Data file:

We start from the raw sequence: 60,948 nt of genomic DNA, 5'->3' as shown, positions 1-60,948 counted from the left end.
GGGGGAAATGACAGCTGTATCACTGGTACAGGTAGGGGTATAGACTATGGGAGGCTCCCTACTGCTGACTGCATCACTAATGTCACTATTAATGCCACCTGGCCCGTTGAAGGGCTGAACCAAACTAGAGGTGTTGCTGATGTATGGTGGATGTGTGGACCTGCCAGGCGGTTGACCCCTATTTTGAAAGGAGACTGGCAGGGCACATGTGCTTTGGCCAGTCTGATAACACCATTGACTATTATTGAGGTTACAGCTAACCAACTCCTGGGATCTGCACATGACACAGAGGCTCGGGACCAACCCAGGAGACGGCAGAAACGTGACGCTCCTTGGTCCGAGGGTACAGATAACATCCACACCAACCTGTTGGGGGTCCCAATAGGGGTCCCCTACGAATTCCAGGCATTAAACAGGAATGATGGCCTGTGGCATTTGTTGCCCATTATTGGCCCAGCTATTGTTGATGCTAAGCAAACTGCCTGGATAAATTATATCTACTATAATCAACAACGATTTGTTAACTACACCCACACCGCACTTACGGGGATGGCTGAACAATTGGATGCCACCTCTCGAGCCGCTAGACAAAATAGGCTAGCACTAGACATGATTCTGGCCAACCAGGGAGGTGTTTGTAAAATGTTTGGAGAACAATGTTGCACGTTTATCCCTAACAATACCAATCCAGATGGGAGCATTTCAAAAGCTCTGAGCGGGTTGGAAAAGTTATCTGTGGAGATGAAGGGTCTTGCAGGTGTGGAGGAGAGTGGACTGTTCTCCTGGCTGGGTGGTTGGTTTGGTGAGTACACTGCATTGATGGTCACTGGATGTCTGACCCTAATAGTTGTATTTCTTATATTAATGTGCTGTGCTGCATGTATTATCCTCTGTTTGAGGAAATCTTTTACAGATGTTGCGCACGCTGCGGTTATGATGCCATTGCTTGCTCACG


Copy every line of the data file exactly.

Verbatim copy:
We start from the raw sequence: 60,948 nt of genomic DNA, 5'->3' as shown, positions 1-60,948 counted from the left end.
GGGGGAAATGACAGCTGTATCACTGGTACAGGTAGGGGTATAGACTATGGGAGGCTCCCTACTGCTGACTGCATCACTAATGTCACTATTAATGCCACCTGGCCCGTTGAAGGGCTGAACCAAACTAGAGGTGTTGCTGATGTATGGTGGATGTGTGGACCTGCCAGGCGGTTGACCCCTATTTTGAAAGGAGACTGGCAGGGCACATGTGCTTTGGCCAGTCTGATAACACCATTGACTATTATTGAGGTTACAGCTAACCAACTCCTGGGATCTGCACATGACACAGAGGCTCGGGACCAACCCAGGAGACGGCAGAAACGTGACGCTCCTTGGTCCGAGGGTACAGATAACATCCACACCAACCTGTTGGGGGTCCCAATAGGGGTCCCCTACGAATTCCAGGCATTAAACAGGAATGATGGCCTGTGGCATTTGTTGCCCATTATTGGCCCAGCTATTGTTGATGCTAAGCAAACTGCCTGGATAAATTATATCTACTATAATCAACAACGATTTGTTAACTACACCCACACCGCACTTACGGGGATGGCTGAACAATTGGATGCCACCTCTCGAGCCGCTAGACAAAATAGGCTAGCACTAGACATGATTCTGGCCAACCAGGGAGGTGTTTGTAAAATGTTTGGAGAACAATGTTGCACGTTTATCCCTAACAATACCAATCCAGATGGGAGCATTTCAAAAGCTCTGAGCGGGTTGGAAAAGTTATCTGTGGAGATGAAGGGTCTTGCAGGTGTGGAGGAGAGTGGACTGTTCTCCTGGCTGGGTGGTTGGTTTGGTGAGTACACTGCATTGATGGTCACTGGATGTCTGACCCTAATAGTTGTATTTCTTATATTAATGTGCTGTGCTGCATGTATTATCCTCTGTTTGAGGAAATCTTTTACAGATGTTGCGCACGCTGCGGTTATGATGCCATTGCTTGCTCACG